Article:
Barack Obama: The question we ask today is not whether our government is too big or too small but whether it works, whether it helps families find jobs at a decent wage, care they can afford, a retirement that is dignified. Where the answer is yes, we intend to move forward. Where the answer is no, programs will end. And those of us who manage the public’s dollars will be held to account to spend wisely, reform bad habits, and do our business in the light of day because only then can we restore the vital trust between a people and their government. Nor is the question before us whether the market is a force for good or ill. It’s power to generate wealth and expand freedom is unmatched. But this crisis has reminded us that without a watchful eye, the market can spin out of control.

Paul Constant: President Obama of course is a writer and is a lot more eloquent than Bill Clinton, especially in his speeches. Clinton tended to go off book and riffed a fair amount. So it’s a little bit harder to parse out what Obama was saying there, but at the center of that clip, he is saying that the market is unquestionably a force for good. He’s making a case for a little bit of regulation. He’s maybe stepping back just a tiny bit from Bill Clinton. But he is making some pretty huge assumptions about the economy in his inaugural speech that place the market and not the middle class at the center of the economy. By doing so, he’s sort of setting the stage for what he then went onto do with the bailouts by bailing out banks and leaving homeowners to twist in the wind when their mortgages were put in peril.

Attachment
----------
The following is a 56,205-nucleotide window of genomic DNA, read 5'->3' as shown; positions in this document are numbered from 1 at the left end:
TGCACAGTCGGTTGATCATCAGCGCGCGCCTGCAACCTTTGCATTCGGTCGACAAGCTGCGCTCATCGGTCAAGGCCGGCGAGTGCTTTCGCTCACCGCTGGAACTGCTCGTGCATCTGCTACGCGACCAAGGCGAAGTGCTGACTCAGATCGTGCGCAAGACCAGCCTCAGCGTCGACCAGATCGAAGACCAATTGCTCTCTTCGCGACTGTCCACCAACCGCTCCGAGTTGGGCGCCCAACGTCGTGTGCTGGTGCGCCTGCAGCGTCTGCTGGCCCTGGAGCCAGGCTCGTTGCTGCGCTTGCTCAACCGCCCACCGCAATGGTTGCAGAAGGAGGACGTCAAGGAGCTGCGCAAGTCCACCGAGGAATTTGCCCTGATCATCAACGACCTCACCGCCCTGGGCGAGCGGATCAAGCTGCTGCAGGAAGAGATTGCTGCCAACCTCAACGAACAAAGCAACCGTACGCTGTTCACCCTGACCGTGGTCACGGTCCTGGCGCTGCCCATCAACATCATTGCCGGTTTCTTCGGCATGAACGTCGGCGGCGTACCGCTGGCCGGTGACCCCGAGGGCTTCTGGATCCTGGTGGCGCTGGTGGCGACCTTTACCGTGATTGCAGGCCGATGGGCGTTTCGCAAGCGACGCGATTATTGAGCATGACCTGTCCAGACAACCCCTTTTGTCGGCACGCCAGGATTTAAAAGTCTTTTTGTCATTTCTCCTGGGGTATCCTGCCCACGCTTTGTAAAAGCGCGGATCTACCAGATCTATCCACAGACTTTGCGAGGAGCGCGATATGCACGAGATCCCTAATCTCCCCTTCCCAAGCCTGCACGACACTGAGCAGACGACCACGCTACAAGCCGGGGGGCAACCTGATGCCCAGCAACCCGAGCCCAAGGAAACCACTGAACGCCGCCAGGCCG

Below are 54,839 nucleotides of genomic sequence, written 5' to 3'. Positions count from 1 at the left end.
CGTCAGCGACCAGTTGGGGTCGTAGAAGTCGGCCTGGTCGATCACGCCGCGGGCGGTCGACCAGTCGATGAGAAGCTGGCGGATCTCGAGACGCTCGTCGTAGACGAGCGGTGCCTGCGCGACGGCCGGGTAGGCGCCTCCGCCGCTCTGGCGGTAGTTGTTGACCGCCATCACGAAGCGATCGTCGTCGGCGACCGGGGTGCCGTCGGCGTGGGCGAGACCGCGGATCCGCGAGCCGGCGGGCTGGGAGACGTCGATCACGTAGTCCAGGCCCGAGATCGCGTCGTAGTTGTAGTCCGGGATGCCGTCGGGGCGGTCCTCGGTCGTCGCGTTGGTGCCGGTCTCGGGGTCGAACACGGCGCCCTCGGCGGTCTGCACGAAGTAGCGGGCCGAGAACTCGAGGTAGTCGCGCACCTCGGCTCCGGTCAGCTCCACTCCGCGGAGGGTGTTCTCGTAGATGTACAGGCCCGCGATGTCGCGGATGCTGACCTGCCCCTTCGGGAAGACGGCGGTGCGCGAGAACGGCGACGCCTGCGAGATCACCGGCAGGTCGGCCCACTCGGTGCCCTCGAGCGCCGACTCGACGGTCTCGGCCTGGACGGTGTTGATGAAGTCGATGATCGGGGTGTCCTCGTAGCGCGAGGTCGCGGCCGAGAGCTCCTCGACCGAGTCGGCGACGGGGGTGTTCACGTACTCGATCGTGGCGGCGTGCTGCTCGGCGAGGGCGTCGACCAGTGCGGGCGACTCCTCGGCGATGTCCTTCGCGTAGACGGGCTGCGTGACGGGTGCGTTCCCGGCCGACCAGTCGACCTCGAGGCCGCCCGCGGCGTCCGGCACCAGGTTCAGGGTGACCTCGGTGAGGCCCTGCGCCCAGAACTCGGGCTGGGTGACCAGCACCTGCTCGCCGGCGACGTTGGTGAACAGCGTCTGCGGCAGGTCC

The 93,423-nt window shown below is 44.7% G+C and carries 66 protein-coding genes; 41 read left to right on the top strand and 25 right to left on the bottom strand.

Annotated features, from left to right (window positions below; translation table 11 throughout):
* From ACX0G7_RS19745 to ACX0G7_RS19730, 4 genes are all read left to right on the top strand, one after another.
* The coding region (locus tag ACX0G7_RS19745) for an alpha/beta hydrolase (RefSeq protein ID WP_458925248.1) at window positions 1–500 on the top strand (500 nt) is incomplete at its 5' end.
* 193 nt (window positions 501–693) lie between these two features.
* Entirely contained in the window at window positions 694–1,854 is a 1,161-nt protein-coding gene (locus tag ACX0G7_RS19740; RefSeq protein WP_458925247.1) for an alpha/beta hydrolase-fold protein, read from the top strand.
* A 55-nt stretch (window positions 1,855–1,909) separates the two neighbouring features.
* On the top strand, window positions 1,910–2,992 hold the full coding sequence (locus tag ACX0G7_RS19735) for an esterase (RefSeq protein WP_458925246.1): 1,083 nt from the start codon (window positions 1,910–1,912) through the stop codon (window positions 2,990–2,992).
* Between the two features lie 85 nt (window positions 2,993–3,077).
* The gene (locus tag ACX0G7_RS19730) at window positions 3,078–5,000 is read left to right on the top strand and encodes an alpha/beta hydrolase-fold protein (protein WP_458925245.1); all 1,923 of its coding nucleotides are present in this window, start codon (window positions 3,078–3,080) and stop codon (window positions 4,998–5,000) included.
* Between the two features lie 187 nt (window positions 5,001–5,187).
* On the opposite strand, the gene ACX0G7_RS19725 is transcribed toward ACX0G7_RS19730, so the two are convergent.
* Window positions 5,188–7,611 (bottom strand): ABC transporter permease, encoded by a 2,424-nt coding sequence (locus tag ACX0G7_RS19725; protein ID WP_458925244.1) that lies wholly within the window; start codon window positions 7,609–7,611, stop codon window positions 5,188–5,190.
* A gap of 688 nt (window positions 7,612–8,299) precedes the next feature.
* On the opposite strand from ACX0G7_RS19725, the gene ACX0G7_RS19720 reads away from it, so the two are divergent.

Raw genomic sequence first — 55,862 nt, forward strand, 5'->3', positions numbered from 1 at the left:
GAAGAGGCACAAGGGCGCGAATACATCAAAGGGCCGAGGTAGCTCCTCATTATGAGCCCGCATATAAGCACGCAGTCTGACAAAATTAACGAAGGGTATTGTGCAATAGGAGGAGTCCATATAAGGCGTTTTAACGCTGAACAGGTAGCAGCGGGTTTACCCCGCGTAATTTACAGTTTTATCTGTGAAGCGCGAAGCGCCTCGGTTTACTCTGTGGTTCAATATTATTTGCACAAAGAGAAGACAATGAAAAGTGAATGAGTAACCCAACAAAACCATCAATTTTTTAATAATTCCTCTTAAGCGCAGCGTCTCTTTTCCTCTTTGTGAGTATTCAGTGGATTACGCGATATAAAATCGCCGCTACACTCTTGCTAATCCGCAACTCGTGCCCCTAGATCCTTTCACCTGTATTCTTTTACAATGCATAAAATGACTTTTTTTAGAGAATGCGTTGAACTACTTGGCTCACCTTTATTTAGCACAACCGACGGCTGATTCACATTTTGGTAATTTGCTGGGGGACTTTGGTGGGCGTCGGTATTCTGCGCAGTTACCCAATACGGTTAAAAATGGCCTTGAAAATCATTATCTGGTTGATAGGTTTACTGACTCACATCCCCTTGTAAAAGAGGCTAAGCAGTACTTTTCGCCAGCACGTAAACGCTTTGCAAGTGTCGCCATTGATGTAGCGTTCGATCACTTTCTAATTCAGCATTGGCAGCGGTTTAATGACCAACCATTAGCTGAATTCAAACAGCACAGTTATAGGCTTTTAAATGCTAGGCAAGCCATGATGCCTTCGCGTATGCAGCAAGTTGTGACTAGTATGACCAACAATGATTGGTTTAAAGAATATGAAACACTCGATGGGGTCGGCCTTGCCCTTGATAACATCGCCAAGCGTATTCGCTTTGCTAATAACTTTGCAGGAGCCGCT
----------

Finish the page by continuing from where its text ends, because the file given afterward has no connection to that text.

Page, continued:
Paul Constant: What he’s doing here is laying the case for a very market-centered economy that then would trickle down and help the American middle class, which is arguably the biggest economic failing of his administration, and it’s right there in his sort of opening statement. And you can also see this in the Affordable Care Act which used markets and the private sector to achieve a public good, by which I mean the government has a very limited role in health care under the ACA. It is basically used to sort of funnel the unquestionable good of the private sector to people. It’s role is basically distribution not actually affecting outcomes the way that single payer healthcare plan would. Right in his inaugural speech, you can see his opinions on how the economy works, and it’s a very neoliberal understanding of the economy.